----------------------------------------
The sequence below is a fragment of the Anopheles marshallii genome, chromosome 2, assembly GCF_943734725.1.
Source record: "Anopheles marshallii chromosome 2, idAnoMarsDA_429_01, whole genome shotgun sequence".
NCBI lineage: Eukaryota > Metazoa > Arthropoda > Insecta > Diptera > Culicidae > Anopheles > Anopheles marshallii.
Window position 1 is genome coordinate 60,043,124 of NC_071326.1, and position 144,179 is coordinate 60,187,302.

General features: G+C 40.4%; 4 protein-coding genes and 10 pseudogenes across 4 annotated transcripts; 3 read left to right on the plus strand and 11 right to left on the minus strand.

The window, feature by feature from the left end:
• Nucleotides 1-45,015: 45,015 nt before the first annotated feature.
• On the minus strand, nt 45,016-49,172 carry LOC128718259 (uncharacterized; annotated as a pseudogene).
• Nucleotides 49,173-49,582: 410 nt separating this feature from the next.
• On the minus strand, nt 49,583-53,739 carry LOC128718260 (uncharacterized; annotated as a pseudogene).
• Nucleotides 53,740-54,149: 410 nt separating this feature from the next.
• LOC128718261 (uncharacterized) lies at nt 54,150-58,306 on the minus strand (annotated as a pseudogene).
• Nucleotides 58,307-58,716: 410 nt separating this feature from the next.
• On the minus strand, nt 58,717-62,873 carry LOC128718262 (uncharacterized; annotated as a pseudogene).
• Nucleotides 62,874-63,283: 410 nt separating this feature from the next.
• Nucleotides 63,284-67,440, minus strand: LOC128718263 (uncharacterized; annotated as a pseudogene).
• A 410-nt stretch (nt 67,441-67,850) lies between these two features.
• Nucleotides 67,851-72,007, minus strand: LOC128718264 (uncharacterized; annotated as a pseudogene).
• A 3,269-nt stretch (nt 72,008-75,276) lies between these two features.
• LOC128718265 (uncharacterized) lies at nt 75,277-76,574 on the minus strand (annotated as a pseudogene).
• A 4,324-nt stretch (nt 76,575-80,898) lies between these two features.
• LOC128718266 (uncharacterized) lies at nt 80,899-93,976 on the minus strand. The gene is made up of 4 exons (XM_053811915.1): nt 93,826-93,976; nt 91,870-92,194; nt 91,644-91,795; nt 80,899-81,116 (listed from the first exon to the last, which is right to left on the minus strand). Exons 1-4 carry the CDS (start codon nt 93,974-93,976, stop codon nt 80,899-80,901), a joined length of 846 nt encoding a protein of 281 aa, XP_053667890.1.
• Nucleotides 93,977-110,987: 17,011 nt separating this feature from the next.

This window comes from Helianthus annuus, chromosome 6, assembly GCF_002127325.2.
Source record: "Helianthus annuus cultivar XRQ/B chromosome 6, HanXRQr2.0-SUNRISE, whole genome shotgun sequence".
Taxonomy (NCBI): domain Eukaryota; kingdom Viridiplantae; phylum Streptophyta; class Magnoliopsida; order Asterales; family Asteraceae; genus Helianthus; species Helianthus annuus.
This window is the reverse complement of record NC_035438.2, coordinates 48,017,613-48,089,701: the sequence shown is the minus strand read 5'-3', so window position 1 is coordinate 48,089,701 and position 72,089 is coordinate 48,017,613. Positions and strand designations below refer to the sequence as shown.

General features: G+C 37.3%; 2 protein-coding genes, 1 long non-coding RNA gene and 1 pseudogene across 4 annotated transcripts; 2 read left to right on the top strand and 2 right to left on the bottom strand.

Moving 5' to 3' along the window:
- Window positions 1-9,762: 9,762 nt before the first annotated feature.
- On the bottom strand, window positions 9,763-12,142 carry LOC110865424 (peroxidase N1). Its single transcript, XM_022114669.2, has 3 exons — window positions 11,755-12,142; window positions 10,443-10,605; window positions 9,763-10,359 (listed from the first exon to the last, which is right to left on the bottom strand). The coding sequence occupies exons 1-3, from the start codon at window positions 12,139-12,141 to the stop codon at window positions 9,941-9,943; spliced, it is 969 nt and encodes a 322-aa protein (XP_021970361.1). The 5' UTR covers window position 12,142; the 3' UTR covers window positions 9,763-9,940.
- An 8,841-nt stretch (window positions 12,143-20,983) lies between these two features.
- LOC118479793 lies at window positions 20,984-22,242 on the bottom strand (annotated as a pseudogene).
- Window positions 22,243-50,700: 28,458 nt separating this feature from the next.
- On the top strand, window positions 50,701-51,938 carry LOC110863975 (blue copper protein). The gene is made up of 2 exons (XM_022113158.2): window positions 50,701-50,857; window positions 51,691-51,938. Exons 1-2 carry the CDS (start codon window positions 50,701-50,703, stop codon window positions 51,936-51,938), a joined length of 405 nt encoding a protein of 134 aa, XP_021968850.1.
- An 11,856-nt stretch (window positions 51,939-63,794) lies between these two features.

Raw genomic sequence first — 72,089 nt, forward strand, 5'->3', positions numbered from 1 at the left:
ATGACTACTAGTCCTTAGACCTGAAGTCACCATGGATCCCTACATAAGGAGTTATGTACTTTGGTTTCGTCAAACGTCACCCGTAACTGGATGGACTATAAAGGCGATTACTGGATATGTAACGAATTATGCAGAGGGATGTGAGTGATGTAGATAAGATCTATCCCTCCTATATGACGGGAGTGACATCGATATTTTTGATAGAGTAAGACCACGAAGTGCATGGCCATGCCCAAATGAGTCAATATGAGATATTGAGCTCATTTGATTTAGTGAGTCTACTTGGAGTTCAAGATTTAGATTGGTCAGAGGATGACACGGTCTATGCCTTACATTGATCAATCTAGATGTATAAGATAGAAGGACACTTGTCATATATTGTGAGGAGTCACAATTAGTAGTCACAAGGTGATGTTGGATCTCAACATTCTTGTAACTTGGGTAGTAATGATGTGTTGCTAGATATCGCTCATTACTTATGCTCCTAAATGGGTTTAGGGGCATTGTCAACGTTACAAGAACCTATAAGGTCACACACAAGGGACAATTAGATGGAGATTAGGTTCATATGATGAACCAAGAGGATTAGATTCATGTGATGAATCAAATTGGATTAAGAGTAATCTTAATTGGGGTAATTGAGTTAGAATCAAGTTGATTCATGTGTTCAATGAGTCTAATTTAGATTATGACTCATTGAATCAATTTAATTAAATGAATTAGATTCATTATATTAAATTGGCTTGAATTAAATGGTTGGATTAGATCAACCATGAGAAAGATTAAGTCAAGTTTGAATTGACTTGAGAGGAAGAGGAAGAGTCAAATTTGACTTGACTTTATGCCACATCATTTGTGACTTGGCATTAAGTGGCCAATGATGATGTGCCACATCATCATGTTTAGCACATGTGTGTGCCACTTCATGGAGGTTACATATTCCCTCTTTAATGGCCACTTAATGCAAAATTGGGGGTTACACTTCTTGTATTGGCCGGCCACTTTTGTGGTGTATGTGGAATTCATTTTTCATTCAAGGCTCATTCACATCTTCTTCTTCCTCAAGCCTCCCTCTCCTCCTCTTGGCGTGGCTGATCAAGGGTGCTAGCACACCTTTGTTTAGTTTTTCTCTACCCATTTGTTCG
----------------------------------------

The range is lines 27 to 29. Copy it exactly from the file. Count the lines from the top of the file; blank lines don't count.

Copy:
This window is the reverse complement of record NC_035438.2, coordinates 48,017,613-48,089,701: the sequence shown is the minus strand read 5'-3', so window position 1 is coordinate 48,089,701 and position 72,089 is coordinate 48,017,613. Positions and strand designations below refer to the sequence as shown.

General features: G+C 37.3%; 2 protein-coding genes, 1 long non-coding RNA gene and 1 pseudogene across 4 annotated transcripts; 2 read left to right on the top strand and 2 right to left on the bottom strand.

Moving 5' to 3' along the window: